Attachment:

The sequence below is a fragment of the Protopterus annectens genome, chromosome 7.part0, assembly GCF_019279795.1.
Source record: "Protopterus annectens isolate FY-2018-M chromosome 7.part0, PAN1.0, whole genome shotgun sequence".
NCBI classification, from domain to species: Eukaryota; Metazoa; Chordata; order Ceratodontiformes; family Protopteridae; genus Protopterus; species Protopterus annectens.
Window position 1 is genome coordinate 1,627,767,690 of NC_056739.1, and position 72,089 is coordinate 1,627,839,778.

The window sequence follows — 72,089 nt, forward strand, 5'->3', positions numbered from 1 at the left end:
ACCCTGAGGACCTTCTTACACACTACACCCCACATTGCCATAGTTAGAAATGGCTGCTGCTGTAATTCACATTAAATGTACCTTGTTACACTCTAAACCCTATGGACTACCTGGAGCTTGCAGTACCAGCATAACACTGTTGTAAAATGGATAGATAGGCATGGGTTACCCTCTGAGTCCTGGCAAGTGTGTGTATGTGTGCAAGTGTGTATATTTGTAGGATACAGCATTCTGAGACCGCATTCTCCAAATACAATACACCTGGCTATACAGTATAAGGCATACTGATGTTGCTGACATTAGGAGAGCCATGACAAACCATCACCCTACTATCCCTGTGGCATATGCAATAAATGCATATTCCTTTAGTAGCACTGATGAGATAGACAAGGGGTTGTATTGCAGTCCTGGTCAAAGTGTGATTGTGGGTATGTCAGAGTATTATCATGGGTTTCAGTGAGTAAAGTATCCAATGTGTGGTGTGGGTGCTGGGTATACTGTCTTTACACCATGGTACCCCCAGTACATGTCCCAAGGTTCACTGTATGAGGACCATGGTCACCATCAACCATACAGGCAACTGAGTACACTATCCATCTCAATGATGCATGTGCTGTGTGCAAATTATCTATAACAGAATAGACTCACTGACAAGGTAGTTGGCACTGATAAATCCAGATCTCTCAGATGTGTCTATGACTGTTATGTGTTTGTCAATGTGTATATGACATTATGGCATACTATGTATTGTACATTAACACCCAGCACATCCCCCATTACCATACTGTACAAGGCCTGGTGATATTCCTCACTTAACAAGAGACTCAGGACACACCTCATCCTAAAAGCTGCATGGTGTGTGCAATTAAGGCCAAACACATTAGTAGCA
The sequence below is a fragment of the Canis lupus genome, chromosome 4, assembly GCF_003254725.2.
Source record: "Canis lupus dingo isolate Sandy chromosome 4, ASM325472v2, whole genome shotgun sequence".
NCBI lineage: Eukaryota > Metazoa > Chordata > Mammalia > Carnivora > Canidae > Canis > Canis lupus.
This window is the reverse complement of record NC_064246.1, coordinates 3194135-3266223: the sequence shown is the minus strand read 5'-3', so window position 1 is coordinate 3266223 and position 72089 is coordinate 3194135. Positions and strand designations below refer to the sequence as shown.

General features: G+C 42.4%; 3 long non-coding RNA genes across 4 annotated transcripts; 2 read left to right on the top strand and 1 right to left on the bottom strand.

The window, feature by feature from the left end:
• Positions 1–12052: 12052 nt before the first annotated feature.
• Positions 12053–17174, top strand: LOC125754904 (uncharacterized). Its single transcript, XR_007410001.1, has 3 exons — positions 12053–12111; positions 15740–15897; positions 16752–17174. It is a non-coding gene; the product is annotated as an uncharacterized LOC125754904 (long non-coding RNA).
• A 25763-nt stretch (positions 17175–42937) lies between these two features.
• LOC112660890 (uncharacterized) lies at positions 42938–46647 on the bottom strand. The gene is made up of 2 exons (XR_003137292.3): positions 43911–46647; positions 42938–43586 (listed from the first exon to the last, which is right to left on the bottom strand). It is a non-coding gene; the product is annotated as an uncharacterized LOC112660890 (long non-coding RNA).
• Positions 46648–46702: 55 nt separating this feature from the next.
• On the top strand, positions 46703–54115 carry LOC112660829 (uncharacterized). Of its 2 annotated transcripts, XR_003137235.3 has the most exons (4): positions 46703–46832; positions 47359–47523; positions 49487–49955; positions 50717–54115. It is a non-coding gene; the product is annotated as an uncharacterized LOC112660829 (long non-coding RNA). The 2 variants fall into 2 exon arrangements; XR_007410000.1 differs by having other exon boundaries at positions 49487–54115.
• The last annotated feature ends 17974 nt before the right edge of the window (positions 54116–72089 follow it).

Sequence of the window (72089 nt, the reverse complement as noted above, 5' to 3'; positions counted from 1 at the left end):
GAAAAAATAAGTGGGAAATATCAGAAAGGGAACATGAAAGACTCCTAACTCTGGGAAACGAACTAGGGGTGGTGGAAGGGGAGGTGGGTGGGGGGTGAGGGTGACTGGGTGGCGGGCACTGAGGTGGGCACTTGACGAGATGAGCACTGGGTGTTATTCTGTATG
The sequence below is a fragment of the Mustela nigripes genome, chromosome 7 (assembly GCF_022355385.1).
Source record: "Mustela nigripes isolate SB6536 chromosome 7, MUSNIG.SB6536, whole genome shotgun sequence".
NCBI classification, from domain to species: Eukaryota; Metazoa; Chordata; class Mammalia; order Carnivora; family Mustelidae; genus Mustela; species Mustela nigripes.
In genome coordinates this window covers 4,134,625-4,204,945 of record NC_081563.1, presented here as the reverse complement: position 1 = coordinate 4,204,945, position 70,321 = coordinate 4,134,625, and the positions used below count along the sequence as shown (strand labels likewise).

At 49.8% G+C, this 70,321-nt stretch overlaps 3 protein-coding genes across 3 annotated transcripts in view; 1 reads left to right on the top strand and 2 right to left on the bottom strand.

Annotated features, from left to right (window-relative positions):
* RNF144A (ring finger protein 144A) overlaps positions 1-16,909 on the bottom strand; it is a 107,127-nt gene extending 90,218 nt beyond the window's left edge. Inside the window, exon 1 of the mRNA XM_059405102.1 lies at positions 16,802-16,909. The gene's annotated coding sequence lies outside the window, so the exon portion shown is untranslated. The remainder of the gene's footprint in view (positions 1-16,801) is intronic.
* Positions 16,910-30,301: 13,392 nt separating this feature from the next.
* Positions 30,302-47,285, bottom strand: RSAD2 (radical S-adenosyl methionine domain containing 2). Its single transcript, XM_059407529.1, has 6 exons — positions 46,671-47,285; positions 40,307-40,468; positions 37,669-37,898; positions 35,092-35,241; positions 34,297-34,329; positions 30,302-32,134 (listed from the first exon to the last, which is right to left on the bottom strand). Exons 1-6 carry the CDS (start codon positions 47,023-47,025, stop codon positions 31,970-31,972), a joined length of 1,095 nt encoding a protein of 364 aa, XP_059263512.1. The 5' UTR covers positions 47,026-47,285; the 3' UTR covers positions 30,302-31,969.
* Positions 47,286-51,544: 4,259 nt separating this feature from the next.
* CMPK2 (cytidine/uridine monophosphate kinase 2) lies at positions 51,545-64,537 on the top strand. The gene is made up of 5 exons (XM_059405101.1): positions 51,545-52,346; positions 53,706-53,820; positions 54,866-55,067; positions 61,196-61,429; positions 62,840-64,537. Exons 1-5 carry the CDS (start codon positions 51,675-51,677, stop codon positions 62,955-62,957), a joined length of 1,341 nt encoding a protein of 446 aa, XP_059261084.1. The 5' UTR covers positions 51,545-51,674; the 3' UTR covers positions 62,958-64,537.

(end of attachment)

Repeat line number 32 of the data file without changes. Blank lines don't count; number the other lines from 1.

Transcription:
* CMPK2 (cytidine/uridine monophosphate kinase 2) lies at positions 51,545-64,537 on the top strand. The gene is made up of 5 exons (XM_059405101.1): positions 51,545-52,346; positions 53,706-53,820; positions 54,866-55,067; positions 61,196-61,429; positions 62,840-64,537. Exons 1-5 carry the CDS (start codon positions 51,675-51,677, stop codon positions 62,955-62,957), a joined length of 1,341 nt encoding a protein of 446 aa, XP_059261084.1. The 5' UTR covers positions 51,545-51,674; the 3' UTR covers positions 62,958-64,537.